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Three futuristic products you'll never own

No, you won't drive a flying car, wear augmented reality glasses or use a virtual reality PC

April 7, 2012 07:00 AM ET

Computerworld - The future isn't what it used to be. Futurists of yesteryear once predicted that by the year 2000 we'd be driving nuclear-powered cars, eating food in pill form and living in domed cities.

It never happened. But why?

Prognosticating pundits of the past predicted those things because technology could make them possible. They forgot that the fact that something was possible didn't necessarily make it desirable. Technology evolves, but the human brain doesn't. The reason many futurists fail is because they forget to factor in what people want.

If you've been reading the news lately, you've no doubt heard that three amazing technologies that futurists have predicted for decades are now on the brink of being available to consumers: Flying cars, augmented reality glasses and virtual reality computers.

Yes, the technology is real. The products might even ship. But you, personally, are very unlikely to ever buy or use any of them.

Why? Because you won't want to.

Why you won't drive a flying car

Futurists have imagined flying cars for more than 100 years. The dream is about a family car that can take off and fly over the traffic, land at home and park in the garage. One key component of the dream is that the miracle of flight is democratized and available to everyday families.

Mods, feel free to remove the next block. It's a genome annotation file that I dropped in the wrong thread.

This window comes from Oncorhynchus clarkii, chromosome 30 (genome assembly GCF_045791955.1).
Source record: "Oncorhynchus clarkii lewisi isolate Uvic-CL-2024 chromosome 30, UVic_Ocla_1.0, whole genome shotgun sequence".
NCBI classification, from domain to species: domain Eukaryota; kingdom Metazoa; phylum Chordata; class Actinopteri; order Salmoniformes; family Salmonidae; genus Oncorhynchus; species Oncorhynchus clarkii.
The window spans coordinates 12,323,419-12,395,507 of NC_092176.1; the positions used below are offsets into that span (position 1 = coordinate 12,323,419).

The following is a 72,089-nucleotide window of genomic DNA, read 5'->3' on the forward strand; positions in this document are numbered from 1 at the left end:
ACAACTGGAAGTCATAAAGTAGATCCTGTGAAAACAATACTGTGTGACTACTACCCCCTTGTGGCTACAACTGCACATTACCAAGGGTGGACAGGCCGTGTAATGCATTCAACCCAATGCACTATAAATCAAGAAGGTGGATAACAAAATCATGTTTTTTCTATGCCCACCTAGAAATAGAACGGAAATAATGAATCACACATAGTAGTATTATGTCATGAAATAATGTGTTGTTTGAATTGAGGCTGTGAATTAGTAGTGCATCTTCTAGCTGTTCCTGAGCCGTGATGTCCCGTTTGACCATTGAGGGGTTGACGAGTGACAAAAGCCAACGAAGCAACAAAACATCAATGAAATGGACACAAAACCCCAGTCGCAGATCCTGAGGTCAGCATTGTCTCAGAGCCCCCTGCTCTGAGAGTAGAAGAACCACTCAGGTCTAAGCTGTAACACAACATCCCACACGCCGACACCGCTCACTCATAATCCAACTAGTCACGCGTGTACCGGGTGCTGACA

We've long been told that a real flying car is just a few years from reality. And now we're being told that reality is about to happen.

A company called Terrafugia recently announced that its "flying car," called the Transition, will be shown at the New York International Auto Show this week.

"The World's First Flying Car is Finally Here," screamed numerous headlines.

And, in fact, the Terrafugia Transition appears to be an impressive vehicle. It has four wheels, foldable wings and takes regular gas, rather than special aviation fuel.

A video released by the company shows the Transition pulling out of a suburban garage, driving on regular roads, stopping to fill up at a local gas station and then proceeding to an airport, where it takes off into the sky.

Yay! We'll all soon be flying to work every day, right? Wrong.

The reason you and I won't own one is that the Terrafugia Transition doesn't fit any of the criteria dangled before our dazzled eyes by futurists. It's not really a flying car.

The Transition is what airplane nerds call a "roadable aircraft." It's an airplane with modifications that make it possible to drive it on streets legally.

Because it's an airplane, all the rules, costs, certifications, training and more apply. You'll need to be an experienced and certified pilot with special training to fly a Transition. You'll have to take off and land at airports, plan your flights and monitor the weather, participate in the air traffic control system, stay within approved airspace and all the rest. The Transition is certified as a "Light Sport Aircraft," so its use is more limited even than a regular Cessna.

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